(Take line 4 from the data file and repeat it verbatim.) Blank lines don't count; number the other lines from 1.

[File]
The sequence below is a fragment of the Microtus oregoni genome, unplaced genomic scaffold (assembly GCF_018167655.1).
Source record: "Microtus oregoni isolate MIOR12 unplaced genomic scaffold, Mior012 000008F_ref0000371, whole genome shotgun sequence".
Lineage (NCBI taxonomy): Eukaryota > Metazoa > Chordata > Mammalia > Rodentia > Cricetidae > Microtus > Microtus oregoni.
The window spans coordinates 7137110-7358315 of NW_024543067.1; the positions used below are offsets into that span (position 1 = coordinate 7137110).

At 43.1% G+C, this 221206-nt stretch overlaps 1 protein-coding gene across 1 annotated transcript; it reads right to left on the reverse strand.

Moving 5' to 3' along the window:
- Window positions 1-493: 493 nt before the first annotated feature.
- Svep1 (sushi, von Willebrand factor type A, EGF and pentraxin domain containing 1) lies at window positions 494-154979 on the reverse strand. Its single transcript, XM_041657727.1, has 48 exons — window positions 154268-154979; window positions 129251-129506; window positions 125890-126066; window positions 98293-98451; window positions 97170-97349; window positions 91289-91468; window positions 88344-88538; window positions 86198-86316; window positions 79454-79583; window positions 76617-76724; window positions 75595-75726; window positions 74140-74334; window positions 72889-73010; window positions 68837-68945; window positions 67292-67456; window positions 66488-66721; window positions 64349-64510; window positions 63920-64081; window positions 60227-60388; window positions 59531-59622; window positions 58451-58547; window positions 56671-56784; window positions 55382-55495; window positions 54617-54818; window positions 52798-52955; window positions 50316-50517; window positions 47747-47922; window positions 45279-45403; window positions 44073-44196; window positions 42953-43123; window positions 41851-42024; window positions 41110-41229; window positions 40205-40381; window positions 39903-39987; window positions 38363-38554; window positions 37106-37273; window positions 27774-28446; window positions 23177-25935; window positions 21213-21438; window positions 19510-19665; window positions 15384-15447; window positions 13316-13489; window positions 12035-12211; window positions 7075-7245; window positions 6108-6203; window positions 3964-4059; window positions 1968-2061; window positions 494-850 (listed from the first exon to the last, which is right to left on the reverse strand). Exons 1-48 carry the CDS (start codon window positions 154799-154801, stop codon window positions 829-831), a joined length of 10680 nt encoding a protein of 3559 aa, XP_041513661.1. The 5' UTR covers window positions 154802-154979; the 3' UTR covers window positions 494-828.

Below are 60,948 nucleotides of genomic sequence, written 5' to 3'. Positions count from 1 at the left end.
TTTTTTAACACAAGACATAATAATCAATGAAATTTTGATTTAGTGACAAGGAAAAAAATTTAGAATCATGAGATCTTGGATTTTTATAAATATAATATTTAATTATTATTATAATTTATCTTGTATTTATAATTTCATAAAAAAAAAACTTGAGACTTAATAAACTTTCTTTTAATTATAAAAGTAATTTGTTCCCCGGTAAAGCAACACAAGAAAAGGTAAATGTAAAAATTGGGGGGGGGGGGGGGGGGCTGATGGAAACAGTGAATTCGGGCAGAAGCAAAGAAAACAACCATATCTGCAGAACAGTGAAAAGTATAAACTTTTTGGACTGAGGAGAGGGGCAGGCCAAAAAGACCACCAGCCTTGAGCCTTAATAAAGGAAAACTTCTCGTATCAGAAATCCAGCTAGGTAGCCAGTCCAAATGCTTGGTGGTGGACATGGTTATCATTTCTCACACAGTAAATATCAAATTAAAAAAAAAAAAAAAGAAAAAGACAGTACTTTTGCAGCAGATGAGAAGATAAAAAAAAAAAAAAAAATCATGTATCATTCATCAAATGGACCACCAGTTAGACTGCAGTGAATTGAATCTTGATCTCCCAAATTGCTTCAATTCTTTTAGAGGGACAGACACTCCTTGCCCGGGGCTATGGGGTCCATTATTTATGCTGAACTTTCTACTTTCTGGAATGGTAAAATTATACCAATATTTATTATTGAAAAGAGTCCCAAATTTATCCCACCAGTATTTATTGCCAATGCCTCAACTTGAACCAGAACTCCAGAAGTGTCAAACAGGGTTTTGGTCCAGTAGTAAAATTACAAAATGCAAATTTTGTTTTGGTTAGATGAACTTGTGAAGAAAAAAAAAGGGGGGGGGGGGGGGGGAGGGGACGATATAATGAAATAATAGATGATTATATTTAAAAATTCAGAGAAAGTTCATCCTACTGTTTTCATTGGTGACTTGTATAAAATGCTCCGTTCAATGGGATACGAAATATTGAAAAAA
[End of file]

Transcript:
The window spans coordinates 7137110-7358315 of NW_024543067.1; the positions used below are offsets into that span (position 1 = coordinate 7137110).